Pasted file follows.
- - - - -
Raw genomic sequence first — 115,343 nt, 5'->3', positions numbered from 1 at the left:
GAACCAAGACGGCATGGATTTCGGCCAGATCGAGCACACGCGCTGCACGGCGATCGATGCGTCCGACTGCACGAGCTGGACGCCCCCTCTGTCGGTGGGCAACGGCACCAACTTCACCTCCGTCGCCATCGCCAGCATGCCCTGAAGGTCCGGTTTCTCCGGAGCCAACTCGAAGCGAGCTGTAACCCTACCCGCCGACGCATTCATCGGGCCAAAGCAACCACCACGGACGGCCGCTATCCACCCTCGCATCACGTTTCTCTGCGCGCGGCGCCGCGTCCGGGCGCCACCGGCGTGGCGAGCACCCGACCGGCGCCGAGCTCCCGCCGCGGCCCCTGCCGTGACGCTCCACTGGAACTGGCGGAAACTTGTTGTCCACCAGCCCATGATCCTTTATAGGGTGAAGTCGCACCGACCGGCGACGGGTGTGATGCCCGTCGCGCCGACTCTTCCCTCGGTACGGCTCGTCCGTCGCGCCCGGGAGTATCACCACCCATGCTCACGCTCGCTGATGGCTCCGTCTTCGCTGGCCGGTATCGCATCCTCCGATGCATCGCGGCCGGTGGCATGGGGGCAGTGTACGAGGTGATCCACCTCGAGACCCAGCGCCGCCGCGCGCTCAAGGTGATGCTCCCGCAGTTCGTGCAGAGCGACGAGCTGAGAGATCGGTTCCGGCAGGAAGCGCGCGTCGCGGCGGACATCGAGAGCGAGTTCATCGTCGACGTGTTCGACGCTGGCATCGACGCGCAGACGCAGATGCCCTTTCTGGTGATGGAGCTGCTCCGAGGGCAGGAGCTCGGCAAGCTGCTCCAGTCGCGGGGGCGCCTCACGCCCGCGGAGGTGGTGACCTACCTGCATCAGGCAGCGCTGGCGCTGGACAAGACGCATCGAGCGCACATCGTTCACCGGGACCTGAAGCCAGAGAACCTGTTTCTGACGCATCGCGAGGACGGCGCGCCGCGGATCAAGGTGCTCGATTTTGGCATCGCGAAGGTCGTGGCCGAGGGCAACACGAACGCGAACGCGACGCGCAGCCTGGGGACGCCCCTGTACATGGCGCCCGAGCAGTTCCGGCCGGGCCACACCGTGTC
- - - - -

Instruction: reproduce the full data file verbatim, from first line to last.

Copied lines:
Raw genomic sequence first — 115,343 nt, 5'->3', positions numbered from 1 at the left:
GAACCAAGACGGCATGGATTTCGGCCAGATCGAGCACACGCGCTGCACGGCGATCGATGCGTCCGACTGCACGAGCTGGACGCCCCCTCTGTCGGTGGGCAACGGCACCAACTTCACCTCCGTCGCCATCGCCAGCATGCCCTGAAGGTCCGGTTTCTCCGGAGCCAACTCGAAGCGAGCTGTAACCCTACCCGCCGACGCATTCATCGGGCCAAAGCAACCACCACGGACGGCCGCTATCCACCCTCGCATCACGTTTCTCTGCGCGCGGCGCCGCGTCCGGGCGCCACCGGCGTGGCGAGCACCCGACCGGCGCCGAGCTCCCGCCGCGGCCCCTGCCGTGACGCTCCACTGGAACTGGCGGAAACTTGTTGTCCACCAGCCCATGATCCTTTATAGGGTGAAGTCGCACCGACCGGCGACGGGTGTGATGCCCGTCGCGCCGACTCTTCCCTCGGTACGGCTCGTCCGTCGCGCCCGGGAGTATCACCACCCATGCTCACGCTCGCTGATGGCTCCGTCTTCGCTGGCCGGTATCGCATCCTCCGATGCATCGCGGCCGGTGGCATGGGGGCAGTGTACGAGGTGATCCACCTCGAGACCCAGCGCCGCCGCGCGCTCAAGGTGATGCTCCCGCAGTTCGTGCAGAGCGACGAGCTGAGAGATCGGTTCCGGCAGGAAGCGCGCGTCGCGGCGGACATCGAGAGCGAGTTCATCGTCGACGTGTTCGACGCTGGCATCGACGCGCAGACGCAGATGCCCTTTCTGGTGATGGAGCTGCTCCGAGGGCAGGAGCTCGGCAAGCTGCTCCAGTCGCGGGGGCGCCTCACGCCCGCGGAGGTGGTGACCTACCTGCATCAGGCAGCGCTGGCGCTGGACAAGACGCATCGAGCGCACATCGTTCACCGGGACCTGAAGCCAGAGAACCTGTTTCTGACGCATCGCGAGGACGGCGCGCCGCGGATCAAGGTGCTCGATTTTGGCATCGCGAAGGTCGTGGCCGAGGGCAACACGAACGCGAACGCGACGCGCAGCCTGGGGACGCCCCTGTACATGGCGCCCGAGCAGTTCCGGCCGGGCCACACCGTGTC